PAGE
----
Jun 7, 2011 9:48 AM by Lauren Wilson & AP
BATON ROUGE, La. (AP) - A bid to privatize and sell several Louisiana prisons failed to pass the House budget committee Monday in a blow to Gov. Bobby Jindal, who had lobbied aggressively for the idea.
The Appropriations Committee voted 13-12 against Jindal's proposal. It came after hours of testimony and weeks of behind-the-scenes work from the governor's office trying to gain support for a bill that lawmakers had predicted would be difficult, if not impossible, to pass.
Jindal called the measure a way to save money, arguing private companies could run the prisons more cheaply and the sales could generate upfront money to spend on other initiatives in a tight budget time.
"This is a sensible step that needs to be taken or needs to be explored considering the budget challenges we face. Other states have done this," said Stephen Waguespack, the governor's executive counsel.
Critics said the sale would damage public safety and boost state costs long-term.
Family members of the prison employees worked hard to defeat the bill, showing up each time the prison sale and privatization was discussed and holding rallies on the Capitol steps. They said while the prison employees could be rehired by the private managers, they would get lower pay and lesser benefits.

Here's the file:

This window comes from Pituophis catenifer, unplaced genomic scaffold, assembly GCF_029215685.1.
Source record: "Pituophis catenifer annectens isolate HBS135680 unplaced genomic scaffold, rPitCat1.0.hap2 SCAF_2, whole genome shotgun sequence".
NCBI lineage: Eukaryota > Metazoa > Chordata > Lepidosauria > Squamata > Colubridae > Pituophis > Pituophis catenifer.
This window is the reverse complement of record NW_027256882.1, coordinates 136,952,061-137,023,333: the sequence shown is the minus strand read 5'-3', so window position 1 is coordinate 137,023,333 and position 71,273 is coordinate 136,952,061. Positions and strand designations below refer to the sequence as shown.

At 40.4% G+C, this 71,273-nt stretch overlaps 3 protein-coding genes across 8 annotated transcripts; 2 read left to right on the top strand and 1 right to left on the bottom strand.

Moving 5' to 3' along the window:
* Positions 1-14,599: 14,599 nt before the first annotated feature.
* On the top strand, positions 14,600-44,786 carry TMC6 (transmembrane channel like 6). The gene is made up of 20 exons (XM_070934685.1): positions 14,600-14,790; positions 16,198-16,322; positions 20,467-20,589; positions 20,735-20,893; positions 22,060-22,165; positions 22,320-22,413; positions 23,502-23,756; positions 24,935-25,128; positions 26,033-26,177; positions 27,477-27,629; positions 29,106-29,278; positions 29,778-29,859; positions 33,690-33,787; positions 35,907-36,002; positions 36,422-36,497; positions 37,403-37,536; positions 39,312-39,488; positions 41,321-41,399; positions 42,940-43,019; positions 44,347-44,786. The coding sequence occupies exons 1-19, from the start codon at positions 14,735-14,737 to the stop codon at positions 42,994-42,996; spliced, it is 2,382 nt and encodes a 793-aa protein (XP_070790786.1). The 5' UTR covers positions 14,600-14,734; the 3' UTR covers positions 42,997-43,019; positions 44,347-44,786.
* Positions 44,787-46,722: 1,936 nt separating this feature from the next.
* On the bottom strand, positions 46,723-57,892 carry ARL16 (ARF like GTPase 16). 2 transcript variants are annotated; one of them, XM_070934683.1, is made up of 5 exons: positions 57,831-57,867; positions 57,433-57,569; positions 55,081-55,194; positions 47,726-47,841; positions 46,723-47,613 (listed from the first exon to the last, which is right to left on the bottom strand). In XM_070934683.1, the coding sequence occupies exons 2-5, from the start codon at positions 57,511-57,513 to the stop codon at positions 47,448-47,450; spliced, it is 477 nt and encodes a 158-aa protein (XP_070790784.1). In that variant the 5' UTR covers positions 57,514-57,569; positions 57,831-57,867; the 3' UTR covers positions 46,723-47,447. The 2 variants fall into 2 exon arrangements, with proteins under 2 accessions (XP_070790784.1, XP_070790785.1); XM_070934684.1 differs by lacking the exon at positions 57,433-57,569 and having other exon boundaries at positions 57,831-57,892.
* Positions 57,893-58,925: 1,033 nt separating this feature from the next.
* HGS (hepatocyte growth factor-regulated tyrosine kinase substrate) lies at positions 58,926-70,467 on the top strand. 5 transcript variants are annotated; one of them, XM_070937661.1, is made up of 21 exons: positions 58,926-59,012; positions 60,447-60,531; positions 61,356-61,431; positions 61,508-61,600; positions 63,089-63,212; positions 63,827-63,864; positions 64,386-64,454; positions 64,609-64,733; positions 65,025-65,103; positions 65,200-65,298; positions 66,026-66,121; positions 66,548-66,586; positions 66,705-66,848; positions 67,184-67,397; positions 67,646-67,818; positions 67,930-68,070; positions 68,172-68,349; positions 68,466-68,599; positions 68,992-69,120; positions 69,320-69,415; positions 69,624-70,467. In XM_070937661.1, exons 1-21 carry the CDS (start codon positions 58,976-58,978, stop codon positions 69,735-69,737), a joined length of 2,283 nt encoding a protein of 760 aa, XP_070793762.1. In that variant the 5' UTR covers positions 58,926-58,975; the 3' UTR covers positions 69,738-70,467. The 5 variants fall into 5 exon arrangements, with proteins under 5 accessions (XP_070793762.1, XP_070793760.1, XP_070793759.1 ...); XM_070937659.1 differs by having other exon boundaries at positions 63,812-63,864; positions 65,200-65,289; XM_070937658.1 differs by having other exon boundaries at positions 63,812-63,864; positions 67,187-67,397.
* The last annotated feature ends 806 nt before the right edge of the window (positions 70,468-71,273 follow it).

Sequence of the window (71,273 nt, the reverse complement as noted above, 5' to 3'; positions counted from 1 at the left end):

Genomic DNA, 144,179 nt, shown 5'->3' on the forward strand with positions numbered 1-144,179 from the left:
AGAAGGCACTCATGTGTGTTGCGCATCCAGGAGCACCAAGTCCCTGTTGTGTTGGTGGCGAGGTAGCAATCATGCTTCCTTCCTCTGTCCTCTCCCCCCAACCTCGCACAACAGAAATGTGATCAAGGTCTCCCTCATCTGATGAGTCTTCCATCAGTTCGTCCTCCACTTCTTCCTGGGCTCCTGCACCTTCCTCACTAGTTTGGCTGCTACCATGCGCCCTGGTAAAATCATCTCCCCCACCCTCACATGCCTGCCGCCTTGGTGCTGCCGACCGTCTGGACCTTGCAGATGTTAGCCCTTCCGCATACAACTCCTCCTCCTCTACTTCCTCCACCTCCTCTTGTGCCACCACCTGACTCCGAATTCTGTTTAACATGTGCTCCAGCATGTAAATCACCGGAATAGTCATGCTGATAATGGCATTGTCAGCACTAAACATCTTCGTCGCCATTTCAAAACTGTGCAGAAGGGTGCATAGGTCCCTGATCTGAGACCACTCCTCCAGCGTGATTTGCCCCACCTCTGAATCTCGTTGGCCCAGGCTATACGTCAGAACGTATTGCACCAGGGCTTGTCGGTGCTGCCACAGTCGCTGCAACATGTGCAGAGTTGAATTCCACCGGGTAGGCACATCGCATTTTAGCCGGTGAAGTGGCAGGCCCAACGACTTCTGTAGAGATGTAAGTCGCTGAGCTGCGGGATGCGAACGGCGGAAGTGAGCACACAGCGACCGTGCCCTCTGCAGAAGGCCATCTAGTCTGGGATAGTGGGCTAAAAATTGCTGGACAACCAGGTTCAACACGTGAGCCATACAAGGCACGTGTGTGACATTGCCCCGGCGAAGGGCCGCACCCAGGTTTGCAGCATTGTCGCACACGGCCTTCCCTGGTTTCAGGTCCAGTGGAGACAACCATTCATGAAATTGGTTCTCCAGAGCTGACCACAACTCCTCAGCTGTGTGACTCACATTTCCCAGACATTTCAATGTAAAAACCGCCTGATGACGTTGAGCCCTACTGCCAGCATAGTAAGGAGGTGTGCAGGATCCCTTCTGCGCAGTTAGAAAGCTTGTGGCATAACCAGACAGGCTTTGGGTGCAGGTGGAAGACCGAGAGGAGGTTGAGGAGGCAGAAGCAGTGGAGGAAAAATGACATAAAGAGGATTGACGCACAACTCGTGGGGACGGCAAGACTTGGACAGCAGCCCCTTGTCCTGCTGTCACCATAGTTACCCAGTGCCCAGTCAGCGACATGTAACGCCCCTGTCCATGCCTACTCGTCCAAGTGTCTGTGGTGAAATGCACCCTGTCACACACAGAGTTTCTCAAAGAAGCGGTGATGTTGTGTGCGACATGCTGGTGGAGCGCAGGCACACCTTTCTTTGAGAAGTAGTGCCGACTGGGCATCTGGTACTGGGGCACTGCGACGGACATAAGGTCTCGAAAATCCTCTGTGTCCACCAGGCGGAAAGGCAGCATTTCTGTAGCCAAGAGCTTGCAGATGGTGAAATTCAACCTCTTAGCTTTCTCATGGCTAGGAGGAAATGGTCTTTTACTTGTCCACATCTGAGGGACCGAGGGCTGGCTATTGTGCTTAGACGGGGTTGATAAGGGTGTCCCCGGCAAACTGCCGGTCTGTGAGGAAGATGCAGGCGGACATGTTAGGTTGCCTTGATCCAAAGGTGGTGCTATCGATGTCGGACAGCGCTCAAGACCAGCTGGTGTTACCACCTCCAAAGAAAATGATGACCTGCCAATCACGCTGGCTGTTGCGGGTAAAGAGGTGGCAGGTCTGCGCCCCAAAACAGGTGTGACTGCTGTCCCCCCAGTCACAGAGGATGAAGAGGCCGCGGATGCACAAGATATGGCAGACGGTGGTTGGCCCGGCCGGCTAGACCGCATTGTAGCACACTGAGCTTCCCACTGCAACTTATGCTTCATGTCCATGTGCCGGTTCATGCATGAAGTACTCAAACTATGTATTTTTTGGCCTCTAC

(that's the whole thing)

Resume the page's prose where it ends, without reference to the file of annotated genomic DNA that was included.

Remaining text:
"Save our prisons, save our jobs and save our lives," said Angie Bordelon, whose husband works at one prison proposed for sale.
It was unclear whether Jindal would continue to press for outside companies to be hired to run the prison in Rapides Parish and to buy the prisons in Avoyelles, Allen and Winn parishes.
Questioned about the governor's plans, his spokesman issued a statement from Jindal, saying, "We've got about three weeks left of session, and we will continue fighting for our reforms." Spokesman Kyle Plotkin offered no further details.
Jindal initially had proposed the prisons sales to generate nearly $90 million to be plugged into next year's health care budget. But the House already had stripped that measure from the 2011-12 spending plans, and the Appropriations Committee only was considering whether to sell the prisons and use the sale money for one-time items, not for ongoing expenses.
In addition to objecting about the concept, the Jindal administration angered some lawmakers by suggesting that without the privatization and prisons sales, some of the facilities would have to be closed and inmates could be released under the budget proposed by the House.
The governor's corrections secretary, Jimmy LeBlanc, sent out a notice to wardens at five prisons last week ordering them to prepare for layoffs next month.
Lawmakers called it a scare tactic, trying to pressure them to support the prisons sale, which LeBlanc denied.
The bill, sponsored by Rep. Henry Burns, wouldn't have immediately put the prisons up for sale, but would have given the state corrections department the ability to solicit bids. A sale still would have required a separate approval from the House and Senate budget committees after it reviewed the proposals offered by outside companies.